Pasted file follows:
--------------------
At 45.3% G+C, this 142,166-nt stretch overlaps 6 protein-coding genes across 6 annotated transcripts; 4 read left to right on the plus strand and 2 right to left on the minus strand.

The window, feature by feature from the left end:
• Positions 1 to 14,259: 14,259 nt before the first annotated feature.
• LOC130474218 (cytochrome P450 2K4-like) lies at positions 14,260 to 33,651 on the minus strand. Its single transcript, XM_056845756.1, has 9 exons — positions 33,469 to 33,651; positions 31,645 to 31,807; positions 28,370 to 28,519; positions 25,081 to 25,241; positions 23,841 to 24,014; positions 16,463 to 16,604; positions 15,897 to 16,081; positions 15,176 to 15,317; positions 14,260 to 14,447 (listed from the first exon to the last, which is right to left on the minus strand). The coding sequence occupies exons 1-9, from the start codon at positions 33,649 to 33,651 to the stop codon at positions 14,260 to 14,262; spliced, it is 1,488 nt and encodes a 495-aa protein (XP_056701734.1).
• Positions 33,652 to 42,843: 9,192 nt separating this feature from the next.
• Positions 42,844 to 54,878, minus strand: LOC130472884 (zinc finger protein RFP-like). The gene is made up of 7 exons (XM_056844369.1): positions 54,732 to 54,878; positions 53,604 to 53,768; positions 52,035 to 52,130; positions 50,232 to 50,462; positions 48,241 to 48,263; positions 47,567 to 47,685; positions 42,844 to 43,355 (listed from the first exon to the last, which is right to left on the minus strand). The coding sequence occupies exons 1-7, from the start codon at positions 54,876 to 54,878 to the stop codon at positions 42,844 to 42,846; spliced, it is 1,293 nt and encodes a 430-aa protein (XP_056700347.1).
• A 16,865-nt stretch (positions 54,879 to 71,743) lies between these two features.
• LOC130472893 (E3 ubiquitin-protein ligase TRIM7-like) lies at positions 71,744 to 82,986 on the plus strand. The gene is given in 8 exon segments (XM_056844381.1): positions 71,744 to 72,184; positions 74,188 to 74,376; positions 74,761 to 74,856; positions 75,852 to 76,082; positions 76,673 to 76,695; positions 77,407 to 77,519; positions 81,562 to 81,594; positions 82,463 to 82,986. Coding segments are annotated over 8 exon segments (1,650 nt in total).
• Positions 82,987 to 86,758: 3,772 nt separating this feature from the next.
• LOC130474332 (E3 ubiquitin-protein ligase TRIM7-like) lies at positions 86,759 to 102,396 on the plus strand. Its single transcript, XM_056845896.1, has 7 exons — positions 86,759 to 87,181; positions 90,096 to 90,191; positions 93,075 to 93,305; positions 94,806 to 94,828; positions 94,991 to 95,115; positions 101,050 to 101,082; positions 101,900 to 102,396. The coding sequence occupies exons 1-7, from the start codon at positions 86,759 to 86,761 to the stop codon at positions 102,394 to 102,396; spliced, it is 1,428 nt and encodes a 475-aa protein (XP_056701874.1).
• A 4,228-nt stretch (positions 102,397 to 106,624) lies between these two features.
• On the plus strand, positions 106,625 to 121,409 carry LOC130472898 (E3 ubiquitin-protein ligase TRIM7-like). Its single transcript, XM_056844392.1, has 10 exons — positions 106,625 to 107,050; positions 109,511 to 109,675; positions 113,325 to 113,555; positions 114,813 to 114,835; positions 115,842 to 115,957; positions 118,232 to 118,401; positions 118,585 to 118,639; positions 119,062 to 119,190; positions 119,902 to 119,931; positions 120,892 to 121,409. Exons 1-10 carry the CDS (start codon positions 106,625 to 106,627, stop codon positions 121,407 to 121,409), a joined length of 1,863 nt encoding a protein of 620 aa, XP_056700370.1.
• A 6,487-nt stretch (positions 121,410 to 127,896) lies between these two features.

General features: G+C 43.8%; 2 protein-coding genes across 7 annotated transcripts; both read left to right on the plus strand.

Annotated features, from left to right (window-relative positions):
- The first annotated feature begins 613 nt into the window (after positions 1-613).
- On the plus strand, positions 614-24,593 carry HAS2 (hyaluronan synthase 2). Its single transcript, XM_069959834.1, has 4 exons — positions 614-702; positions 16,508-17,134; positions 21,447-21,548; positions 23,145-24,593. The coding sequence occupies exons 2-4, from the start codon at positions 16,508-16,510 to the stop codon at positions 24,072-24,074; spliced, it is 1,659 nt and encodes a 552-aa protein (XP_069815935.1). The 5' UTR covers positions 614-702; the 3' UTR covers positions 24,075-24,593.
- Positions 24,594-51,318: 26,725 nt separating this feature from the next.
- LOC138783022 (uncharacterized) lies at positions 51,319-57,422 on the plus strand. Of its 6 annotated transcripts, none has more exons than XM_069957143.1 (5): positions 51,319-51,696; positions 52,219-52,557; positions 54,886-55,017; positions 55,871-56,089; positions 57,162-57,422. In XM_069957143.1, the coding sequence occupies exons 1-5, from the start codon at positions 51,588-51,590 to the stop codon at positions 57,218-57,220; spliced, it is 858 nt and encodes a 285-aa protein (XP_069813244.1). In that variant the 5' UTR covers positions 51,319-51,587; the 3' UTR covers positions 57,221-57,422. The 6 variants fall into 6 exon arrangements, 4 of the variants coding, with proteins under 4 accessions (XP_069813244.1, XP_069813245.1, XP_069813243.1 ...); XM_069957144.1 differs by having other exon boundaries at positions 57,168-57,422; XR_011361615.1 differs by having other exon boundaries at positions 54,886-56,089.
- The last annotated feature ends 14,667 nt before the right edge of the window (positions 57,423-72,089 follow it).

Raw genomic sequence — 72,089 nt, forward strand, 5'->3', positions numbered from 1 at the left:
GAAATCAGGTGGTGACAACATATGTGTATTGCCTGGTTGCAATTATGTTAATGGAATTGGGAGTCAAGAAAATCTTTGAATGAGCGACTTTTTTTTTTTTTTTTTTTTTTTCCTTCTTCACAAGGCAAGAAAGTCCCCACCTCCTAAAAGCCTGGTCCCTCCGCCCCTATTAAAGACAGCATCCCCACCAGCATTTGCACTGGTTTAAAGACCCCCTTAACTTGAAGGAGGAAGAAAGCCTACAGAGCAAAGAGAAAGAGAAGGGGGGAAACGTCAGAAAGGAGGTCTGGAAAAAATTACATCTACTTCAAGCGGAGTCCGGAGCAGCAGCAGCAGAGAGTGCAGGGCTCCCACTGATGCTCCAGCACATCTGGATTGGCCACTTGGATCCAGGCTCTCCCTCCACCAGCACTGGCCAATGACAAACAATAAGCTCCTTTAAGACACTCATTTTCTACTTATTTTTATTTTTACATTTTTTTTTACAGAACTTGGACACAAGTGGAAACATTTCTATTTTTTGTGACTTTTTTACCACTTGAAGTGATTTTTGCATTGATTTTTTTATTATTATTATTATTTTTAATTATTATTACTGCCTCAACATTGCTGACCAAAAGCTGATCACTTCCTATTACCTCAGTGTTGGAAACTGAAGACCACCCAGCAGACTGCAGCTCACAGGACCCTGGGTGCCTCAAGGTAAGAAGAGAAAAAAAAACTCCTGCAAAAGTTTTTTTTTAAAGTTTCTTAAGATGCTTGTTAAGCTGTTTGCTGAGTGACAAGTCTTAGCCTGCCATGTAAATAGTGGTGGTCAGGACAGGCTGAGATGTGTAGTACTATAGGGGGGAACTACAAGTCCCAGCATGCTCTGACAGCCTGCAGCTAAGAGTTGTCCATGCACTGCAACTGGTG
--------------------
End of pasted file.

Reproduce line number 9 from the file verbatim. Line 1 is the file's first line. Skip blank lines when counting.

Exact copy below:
• Positions 82,987 to 86,758: 3,772 nt separating this feature from the next.